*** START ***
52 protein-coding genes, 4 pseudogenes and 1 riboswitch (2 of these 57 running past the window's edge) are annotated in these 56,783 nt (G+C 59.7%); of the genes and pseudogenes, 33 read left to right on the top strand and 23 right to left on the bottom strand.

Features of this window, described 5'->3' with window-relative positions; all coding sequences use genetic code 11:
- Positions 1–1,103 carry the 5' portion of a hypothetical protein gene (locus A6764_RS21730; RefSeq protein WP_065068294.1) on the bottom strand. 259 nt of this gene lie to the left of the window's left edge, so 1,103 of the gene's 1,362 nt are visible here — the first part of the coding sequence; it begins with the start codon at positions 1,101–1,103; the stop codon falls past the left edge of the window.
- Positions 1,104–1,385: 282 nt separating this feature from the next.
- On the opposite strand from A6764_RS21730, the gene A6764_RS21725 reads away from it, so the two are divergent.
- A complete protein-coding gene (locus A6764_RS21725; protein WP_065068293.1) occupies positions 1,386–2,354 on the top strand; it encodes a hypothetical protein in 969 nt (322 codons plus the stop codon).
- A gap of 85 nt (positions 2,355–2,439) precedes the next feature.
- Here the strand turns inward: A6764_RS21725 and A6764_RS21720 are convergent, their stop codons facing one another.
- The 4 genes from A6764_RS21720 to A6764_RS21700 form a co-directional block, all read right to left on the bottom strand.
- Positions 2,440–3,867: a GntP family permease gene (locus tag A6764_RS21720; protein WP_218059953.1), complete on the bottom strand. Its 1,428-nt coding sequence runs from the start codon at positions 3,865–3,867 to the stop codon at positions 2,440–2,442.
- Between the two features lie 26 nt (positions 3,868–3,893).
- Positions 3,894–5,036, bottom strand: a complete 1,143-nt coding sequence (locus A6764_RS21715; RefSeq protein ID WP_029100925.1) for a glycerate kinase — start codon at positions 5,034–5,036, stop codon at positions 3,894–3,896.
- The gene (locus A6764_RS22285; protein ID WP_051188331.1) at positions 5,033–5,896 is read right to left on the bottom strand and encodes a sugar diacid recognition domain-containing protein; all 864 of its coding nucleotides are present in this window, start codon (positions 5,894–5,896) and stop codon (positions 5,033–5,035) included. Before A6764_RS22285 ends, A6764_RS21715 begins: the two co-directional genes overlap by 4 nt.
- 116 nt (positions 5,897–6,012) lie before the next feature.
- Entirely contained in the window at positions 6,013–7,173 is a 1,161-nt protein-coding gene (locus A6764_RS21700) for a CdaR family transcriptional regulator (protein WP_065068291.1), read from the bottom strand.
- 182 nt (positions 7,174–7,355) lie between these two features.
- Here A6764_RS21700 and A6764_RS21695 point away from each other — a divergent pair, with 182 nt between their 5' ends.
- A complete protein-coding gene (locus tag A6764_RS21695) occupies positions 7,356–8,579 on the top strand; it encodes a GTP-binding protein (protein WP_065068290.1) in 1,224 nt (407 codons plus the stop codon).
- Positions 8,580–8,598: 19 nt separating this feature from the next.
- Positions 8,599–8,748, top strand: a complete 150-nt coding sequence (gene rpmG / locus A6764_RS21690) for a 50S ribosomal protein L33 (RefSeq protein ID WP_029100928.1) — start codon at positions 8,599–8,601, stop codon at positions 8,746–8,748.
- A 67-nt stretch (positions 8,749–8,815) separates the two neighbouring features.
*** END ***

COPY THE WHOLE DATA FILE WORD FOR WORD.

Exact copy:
52 protein-coding genes, 4 pseudogenes and 1 riboswitch (2 of these 57 running past the window's edge) are annotated in these 56,783 nt (G+C 59.7%); of the genes and pseudogenes, 33 read left to right on the top strand and 23 right to left on the bottom strand.

Features of this window, described 5'->3' with window-relative positions; all coding sequences use genetic code 11:
- Positions 1–1,103 carry the 5' portion of a hypothetical protein gene (locus A6764_RS21730; RefSeq protein WP_065068294.1) on the bottom strand. 259 nt of this gene lie to the left of the window's left edge, so 1,103 of the gene's 1,362 nt are visible here — the first part of the coding sequence; it begins with the start codon at positions 1,101–1,103; the stop codon falls past the left edge of the window.
- Positions 1,104–1,385: 282 nt separating this feature from the next.
- On the opposite strand from A6764_RS21730, the gene A6764_RS21725 reads away from it, so the two are divergent.
- A complete protein-coding gene (locus A6764_RS21725; protein WP_065068293.1) occupies positions 1,386–2,354 on the top strand; it encodes a hypothetical protein in 969 nt (322 codons plus the stop codon).
- A gap of 85 nt (positions 2,355–2,439) precedes the next feature.
- Here the strand turns inward: A6764_RS21725 and A6764_RS21720 are convergent, their stop codons facing one another.
- The 4 genes from A6764_RS21720 to A6764_RS21700 form a co-directional block, all read right to left on the bottom strand.
- Positions 2,440–3,867: a GntP family permease gene (locus tag A6764_RS21720; protein WP_218059953.1), complete on the bottom strand. Its 1,428-nt coding sequence runs from the start codon at positions 3,865–3,867 to the stop codon at positions 2,440–2,442.
- Between the two features lie 26 nt (positions 3,868–3,893).
- Positions 3,894–5,036, bottom strand: a complete 1,143-nt coding sequence (locus A6764_RS21715; RefSeq protein ID WP_029100925.1) for a glycerate kinase — start codon at positions 5,034–5,036, stop codon at positions 3,894–3,896.
- The gene (locus A6764_RS22285; protein ID WP_051188331.1) at positions 5,033–5,896 is read right to left on the bottom strand and encodes a sugar diacid recognition domain-containing protein; all 864 of its coding nucleotides are present in this window, start codon (positions 5,894–5,896) and stop codon (positions 5,033–5,035) included. Before A6764_RS22285 ends, A6764_RS21715 begins: the two co-directional genes overlap by 4 nt.
- 116 nt (positions 5,897–6,012) lie before the next feature.
- Entirely contained in the window at positions 6,013–7,173 is a 1,161-nt protein-coding gene (locus A6764_RS21700) for a CdaR family transcriptional regulator (protein WP_065068291.1), read from the bottom strand.
- 182 nt (positions 7,174–7,355) lie between these two features.
- Here A6764_RS21700 and A6764_RS21695 point away from each other — a divergent pair, with 182 nt between their 5' ends.
- A complete protein-coding gene (locus tag A6764_RS21695) occupies positions 7,356–8,579 on the top strand; it encodes a GTP-binding protein (protein WP_065068290.1) in 1,224 nt (407 codons plus the stop codon).
- Positions 8,580–8,598: 19 nt separating this feature from the next.
- Positions 8,599–8,748, top strand: a complete 150-nt coding sequence (gene rpmG / locus A6764_RS21690) for a 50S ribosomal protein L33 (RefSeq protein ID WP_029100928.1) — start codon at positions 8,599–8,601, stop codon at positions 8,746–8,748.
- A 67-nt stretch (positions 8,749–8,815) separates the two neighbouring features.